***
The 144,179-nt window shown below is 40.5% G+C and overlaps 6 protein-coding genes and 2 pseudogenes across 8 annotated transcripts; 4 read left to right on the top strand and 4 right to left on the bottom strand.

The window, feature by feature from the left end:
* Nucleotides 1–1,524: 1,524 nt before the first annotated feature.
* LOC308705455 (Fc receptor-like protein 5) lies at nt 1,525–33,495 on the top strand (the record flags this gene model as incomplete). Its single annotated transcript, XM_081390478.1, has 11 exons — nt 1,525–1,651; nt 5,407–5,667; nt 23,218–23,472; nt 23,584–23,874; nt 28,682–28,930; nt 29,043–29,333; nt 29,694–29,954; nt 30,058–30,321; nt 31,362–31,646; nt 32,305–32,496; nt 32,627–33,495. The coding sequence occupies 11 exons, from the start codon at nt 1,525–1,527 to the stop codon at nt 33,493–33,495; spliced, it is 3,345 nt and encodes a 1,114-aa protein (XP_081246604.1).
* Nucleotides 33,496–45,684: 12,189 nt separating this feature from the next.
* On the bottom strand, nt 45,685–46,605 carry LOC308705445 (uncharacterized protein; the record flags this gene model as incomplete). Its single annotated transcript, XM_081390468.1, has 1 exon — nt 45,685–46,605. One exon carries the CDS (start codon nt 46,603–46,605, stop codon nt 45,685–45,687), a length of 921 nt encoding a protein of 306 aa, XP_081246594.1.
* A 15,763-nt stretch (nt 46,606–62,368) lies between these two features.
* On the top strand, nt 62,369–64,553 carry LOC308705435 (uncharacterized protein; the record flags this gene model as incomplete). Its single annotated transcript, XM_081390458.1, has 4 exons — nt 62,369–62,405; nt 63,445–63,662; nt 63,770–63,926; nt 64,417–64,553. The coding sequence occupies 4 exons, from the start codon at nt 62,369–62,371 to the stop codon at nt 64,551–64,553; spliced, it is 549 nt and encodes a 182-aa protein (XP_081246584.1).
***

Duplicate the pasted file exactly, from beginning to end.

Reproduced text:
The 144,179-nt window shown below is 40.5% G+C and overlaps 6 protein-coding genes and 2 pseudogenes across 8 annotated transcripts; 4 read left to right on the top strand and 4 right to left on the bottom strand.

The window, feature by feature from the left end:
* Nucleotides 1–1,524: 1,524 nt before the first annotated feature.
* LOC308705455 (Fc receptor-like protein 5) lies at nt 1,525–33,495 on the top strand (the record flags this gene model as incomplete). Its single annotated transcript, XM_081390478.1, has 11 exons — nt 1,525–1,651; nt 5,407–5,667; nt 23,218–23,472; nt 23,584–23,874; nt 28,682–28,930; nt 29,043–29,333; nt 29,694–29,954; nt 30,058–30,321; nt 31,362–31,646; nt 32,305–32,496; nt 32,627–33,495. The coding sequence occupies 11 exons, from the start codon at nt 1,525–1,527 to the stop codon at nt 33,493–33,495; spliced, it is 3,345 nt and encodes a 1,114-aa protein (XP_081246604.1).
* Nucleotides 33,496–45,684: 12,189 nt separating this feature from the next.
* On the bottom strand, nt 45,685–46,605 carry LOC308705445 (uncharacterized protein; the record flags this gene model as incomplete). Its single annotated transcript, XM_081390468.1, has 1 exon — nt 45,685–46,605. One exon carries the CDS (start codon nt 46,603–46,605, stop codon nt 45,685–45,687), a length of 921 nt encoding a protein of 306 aa, XP_081246594.1.
* A 15,763-nt stretch (nt 46,606–62,368) lies between these two features.
* On the top strand, nt 62,369–64,553 carry LOC308705435 (uncharacterized protein; the record flags this gene model as incomplete). Its single annotated transcript, XM_081390458.1, has 4 exons — nt 62,369–62,405; nt 63,445–63,662; nt 63,770–63,926; nt 64,417–64,553. The coding sequence occupies 4 exons, from the start codon at nt 62,369–62,371 to the stop codon at nt 64,551–64,553; spliced, it is 549 nt and encodes a 182-aa protein (XP_081246584.1).